WordPress is a powerful content management system for creating bigger websites. Though you can create different type of content formats in WordPress, by default WordPress allows users to create only two type of content – post and page. If you are a new user, you may get confused about the differences between these content types and in which scenarios you should use them. In this article let us explore more on the key differences between WordPress posts vs pages.
WordPress Posts Vs Pages – When to Use
A website has some content dependent on time and some independent of time. For example, the content of “About Us” or “Contact Us” pages of a site in general is not dependent on time. They are more static in nature without much changes required over the period of time. A blog post in contrary is relevant to that particular point of time. For example, article on new product launch should be on blog post with the timestamp on it.
In order to indicate the time relevancy of an article, WordPress displays the timestamp on a published blog posts while pages don’t have timestamp on it. Based on the theme you use, the timestamp may display as only date or date with exact publishing time. Posts created are part of blog index and archives and can be grouped with categories and tags. Pages are independent and different pages can be linked in a hierarchical parent-child relationship.
Creating Posts and Pages
When you are in WordPress admin dashboard, navigate to “Posts > Create New” to create new post for your blog. You can see all published, draft and deleted posts under “Posts > All Posts“ section.
Similarly, you can create pages by navigating to “Pages > Create New” section and manage them under “Pages > All Pages” section.
Differences on Content Editor
WordPress content editor has different set of meta boxes for post and page. For example, you can see the meta box “Page Attributes” only for pages to choose the order, template and hierarchy.
On other hand, post editor will have meta boxes for adding categories, tags, excerpt and trackbacks along with option to choose the format.
Though pages have author meta box, author name is not displayed on the published page. Also, by default comments are disabled on pages which can be enabled for individual page in page editor.
Differences on Published Posts Vs Pages
The published post may look like below:
Posts have published date, category, tags and author name displayed while pages have none of these elements.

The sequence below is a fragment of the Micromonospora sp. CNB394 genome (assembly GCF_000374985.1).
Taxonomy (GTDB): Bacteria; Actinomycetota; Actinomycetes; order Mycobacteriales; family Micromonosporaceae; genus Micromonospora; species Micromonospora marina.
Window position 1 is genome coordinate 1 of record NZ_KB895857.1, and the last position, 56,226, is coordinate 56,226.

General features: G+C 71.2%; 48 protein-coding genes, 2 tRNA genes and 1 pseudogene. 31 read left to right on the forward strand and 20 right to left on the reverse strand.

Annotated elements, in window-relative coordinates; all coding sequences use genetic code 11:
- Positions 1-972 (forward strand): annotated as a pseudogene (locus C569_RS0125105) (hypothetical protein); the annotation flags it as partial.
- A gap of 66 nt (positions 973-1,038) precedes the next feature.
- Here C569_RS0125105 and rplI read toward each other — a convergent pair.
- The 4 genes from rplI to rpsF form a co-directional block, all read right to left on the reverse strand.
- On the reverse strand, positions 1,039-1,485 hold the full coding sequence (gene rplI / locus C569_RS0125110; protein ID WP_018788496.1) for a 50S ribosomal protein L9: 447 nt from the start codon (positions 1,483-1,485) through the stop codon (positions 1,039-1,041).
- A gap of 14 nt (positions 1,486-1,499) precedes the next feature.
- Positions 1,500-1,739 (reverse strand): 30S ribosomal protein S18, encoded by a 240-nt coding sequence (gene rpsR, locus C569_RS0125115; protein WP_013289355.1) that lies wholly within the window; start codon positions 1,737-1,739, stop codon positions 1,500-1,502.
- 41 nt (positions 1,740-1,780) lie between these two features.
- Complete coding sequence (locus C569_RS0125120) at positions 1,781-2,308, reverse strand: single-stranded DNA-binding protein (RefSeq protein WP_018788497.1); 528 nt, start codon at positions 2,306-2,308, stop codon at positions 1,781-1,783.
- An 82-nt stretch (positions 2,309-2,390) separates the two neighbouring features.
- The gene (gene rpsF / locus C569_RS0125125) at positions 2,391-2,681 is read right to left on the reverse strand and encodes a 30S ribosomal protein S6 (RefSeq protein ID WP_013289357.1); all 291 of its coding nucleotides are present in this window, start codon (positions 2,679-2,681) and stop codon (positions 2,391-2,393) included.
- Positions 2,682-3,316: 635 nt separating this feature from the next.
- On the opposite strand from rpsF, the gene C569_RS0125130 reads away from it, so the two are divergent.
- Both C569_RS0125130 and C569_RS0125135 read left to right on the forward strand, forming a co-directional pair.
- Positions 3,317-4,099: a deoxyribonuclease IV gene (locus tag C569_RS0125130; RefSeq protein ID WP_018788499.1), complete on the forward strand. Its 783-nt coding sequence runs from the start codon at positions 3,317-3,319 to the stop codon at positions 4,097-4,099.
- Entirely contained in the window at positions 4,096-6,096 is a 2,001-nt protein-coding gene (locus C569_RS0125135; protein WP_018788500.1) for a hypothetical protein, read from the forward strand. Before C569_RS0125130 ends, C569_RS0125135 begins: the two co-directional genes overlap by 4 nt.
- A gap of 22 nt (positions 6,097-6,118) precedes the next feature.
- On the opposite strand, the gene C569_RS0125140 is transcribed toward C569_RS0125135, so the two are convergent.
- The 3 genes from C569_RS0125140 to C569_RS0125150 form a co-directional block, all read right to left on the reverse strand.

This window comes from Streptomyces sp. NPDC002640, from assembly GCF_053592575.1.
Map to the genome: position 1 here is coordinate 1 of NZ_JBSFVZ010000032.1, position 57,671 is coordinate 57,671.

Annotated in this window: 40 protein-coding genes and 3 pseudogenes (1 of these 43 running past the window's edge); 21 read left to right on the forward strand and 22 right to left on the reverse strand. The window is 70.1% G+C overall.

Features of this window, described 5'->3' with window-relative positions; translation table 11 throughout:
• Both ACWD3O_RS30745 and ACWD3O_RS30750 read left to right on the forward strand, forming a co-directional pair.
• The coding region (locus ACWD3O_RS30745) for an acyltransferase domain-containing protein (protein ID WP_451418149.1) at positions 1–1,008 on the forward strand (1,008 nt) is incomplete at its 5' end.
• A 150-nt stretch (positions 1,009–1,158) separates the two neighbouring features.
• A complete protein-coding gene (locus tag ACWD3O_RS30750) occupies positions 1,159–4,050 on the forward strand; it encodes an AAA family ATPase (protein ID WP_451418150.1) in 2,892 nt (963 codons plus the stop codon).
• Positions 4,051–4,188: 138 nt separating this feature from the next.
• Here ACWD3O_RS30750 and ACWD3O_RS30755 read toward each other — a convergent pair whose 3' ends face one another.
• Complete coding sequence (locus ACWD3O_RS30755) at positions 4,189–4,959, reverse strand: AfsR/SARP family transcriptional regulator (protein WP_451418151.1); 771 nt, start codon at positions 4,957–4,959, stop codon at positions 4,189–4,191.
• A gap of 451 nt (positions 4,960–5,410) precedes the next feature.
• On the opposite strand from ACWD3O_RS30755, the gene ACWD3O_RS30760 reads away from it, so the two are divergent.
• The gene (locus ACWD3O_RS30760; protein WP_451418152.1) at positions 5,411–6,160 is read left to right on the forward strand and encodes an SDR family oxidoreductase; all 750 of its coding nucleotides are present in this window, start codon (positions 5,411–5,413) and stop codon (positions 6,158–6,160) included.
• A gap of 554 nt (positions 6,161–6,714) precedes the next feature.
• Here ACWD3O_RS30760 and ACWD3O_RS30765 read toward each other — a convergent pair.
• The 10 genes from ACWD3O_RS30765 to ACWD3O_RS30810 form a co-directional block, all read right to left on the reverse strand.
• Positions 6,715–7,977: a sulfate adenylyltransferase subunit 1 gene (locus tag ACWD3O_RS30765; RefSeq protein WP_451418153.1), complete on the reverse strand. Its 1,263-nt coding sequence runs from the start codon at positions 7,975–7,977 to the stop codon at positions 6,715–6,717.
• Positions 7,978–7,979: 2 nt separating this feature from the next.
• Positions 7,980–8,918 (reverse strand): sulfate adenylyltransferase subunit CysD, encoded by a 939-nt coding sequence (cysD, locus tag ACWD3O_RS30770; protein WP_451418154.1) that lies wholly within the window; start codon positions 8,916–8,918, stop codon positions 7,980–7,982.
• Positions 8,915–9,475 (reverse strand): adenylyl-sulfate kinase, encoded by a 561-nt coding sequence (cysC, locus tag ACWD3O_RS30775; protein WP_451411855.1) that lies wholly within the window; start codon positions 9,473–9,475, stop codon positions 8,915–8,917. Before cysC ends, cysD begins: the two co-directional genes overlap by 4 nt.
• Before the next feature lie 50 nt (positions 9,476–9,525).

Summary of Key Differences
Below are the summary of key differences between WordPress posts and pages.
|Function / Parameter
|Related posts are grouped under category. Posts cannot be linked in hierarchical manner.
|Pages are linked using parent – child relationship in hierarchical structure. Page does not use category.
|Generally same template is used for all blog posts. By default the post template is named as “single.php”.
|Different pages can have different templates. By default WordPress uses “pages.php” for page template.
|Tags are used to create index and link posts having the same keywords.
|You can not assign tags to pages in WordPress.
|Posts have “Categories”, “Tags” and “Excerpt”.
|Pages have special meta box called “Page Attributes”.
|Posts are displayed on blog index page in reverse chronological order.
|Pages are not part of the blog index page.
|There are multiple widgets available like related posts, archives, etc.
|Generally, pages use fullwidth content format. However, it is possible to use all available sidebar widgets when you use column layouts for pages.
|Limit on numbers
|Allowed and enabled by default.
|Allowed but disabled by default.
|Part of RSS and other feeds.
|Not part of any feeds.
|Generally time bound and valid for particular time. Hence WordPress displayed date of publishing on the published posts.
|Content not changing with time and static in nature. Hence WordPress does not display date on the published pages.
|Blog posts by default show author name, though it is possible to hide this based on your theme’s capabilities.
|Author name is not displayed in published pages.
|Posts are shared and sharing meta box of the plugin in shown in post editor.
|Pages are not shared on social networking sites. Sharing plugins may not display meta box in the editor.
|You can’t use hierarchical relationships among multiple blog posts.
|It is possible to assign a page as parent or child to another page.
|Blog posts are part os blog index, category and tag archives. In addition, there can be author and date archive as well.
|Pages are not part of the archives.
Setting Static Page as Front Page
A WordPress site can have a blog index page as a front page or have a separate static page as a front page. You can change this under “Settings > Readability” and for a static page you should have at least one page created on your site. When you choose a “Your latest posts” for front page displays, you should create a page named “Blog” to host the latest posts as an index page.